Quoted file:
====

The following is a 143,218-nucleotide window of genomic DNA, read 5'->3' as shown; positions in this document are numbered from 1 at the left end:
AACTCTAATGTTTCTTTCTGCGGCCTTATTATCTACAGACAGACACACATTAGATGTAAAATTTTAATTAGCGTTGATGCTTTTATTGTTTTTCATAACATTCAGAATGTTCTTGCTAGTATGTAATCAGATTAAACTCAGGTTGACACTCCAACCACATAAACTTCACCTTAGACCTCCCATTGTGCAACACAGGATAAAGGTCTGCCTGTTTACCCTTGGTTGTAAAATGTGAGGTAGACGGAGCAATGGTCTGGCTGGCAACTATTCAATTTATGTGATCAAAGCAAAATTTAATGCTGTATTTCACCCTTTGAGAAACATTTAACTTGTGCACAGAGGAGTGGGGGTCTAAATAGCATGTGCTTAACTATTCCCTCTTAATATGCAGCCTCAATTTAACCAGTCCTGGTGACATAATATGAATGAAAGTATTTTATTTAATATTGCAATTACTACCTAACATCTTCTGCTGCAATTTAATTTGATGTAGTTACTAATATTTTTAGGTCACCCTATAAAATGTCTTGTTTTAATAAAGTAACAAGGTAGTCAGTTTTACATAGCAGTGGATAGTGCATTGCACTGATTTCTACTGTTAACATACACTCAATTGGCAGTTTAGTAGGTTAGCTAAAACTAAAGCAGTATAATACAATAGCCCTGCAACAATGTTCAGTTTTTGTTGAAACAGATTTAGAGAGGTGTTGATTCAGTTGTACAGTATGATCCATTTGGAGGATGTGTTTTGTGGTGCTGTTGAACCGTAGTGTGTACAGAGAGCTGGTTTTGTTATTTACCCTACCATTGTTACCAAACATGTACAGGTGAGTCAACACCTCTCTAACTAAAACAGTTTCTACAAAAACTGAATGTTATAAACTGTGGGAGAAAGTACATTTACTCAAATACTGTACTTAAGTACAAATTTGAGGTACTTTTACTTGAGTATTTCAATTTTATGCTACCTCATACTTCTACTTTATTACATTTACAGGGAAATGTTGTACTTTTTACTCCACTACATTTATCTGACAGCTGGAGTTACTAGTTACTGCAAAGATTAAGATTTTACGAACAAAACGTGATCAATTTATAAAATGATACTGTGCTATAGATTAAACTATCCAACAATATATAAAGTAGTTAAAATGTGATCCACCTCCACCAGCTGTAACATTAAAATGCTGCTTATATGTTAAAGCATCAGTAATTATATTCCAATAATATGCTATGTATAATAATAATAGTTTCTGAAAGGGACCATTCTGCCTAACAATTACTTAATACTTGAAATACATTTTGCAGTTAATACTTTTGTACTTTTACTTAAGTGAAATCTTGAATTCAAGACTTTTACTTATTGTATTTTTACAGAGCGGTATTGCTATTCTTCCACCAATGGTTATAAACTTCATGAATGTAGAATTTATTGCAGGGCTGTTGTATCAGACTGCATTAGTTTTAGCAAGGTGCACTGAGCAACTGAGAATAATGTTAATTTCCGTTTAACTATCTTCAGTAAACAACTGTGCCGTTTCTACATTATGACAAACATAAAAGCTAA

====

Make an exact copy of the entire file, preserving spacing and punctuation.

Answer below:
The following is a 143,218-nucleotide window of genomic DNA, read 5'->3' as shown; positions in this document are numbered from 1 at the left end:
AACTCTAATGTTTCTTTCTGCGGCCTTATTATCTACAGACAGACACACATTAGATGTAAAATTTTAATTAGCGTTGATGCTTTTATTGTTTTTCATAACATTCAGAATGTTCTTGCTAGTATGTAATCAGATTAAACTCAGGTTGACACTCCAACCACATAAACTTCACCTTAGACCTCCCATTGTGCAACACAGGATAAAGGTCTGCCTGTTTACCCTTGGTTGTAAAATGTGAGGTAGACGGAGCAATGGTCTGGCTGGCAACTATTCAATTTATGTGATCAAAGCAAAATTTAATGCTGTATTTCACCCTTTGAGAAACATTTAACTTGTGCACAGAGGAGTGGGGGTCTAAATAGCATGTGCTTAACTATTCCCTCTTAATATGCAGCCTCAATTTAACCAGTCCTGGTGACATAATATGAATGAAAGTATTTTATTTAATATTGCAATTACTACCTAACATCTTCTGCTGCAATTTAATTTGATGTAGTTACTAATATTTTTAGGTCACCCTATAAAATGTCTTGTTTTAATAAAGTAACAAGGTAGTCAGTTTTACATAGCAGTGGATAGTGCATTGCACTGATTTCTACTGTTAACATACACTCAATTGGCAGTTTAGTAGGTTAGCTAAAACTAAAGCAGTATAATACAATAGCCCTGCAACAATGTTCAGTTTTTGTTGAAACAGATTTAGAGAGGTGTTGATTCAGTTGTACAGTATGATCCATTTGGAGGATGTGTTTTGTGGTGCTGTTGAACCGTAGTGTGTACAGAGAGCTGGTTTTGTTATTTACCCTACCATTGTTACCAAACATGTACAGGTGAGTCAACACCTCTCTAACTAAAACAGTTTCTACAAAAACTGAATGTTATAAACTGTGGGAGAAAGTACATTTACTCAAATACTGTACTTAAGTACAAATTTGAGGTACTTTTACTTGAGTATTTCAATTTTATGCTACCTCATACTTCTACTTTATTACATTTACAGGGAAATGTTGTACTTTTTACTCCACTACATTTATCTGACAGCTGGAGTTACTAGTTACTGCAAAGATTAAGATTTTACGAACAAAACGTGATCAATTTATAAAATGATACTGTGCTATAGATTAAACTATCCAACAATATATAAAGTAGTTAAAATGTGATCCACCTCCACCAGCTGTAACATTAAAATGCTGCTTATATGTTAAAGCATCAGTAATTATATTCCAATAATATGCTATGTATAATAATAATAGTTTCTGAAAGGGACCATTCTGCCTAACAATTACTTAATACTTGAAATACATTTTGCAGTTAATACTTTTGTACTTTTACTTAAGTGAAATCTTGAATTCAAGACTTTTACTTATTGTATTTTTACAGAGCGGTATTGCTATTCTTCCACCAATGGTTATAAACTTCATGAATGTAGAATTTATTGCAGGGCTGTTGTATCAGACTGCATTAGTTTTAGCAAGGTGCACTGAGCAACTGAGAATAATGTTAATTTCCGTTTAACTATCTTCAGTAAACAACTGTGCCGTTTCTACATTATGACAAACATAAAAGCTAA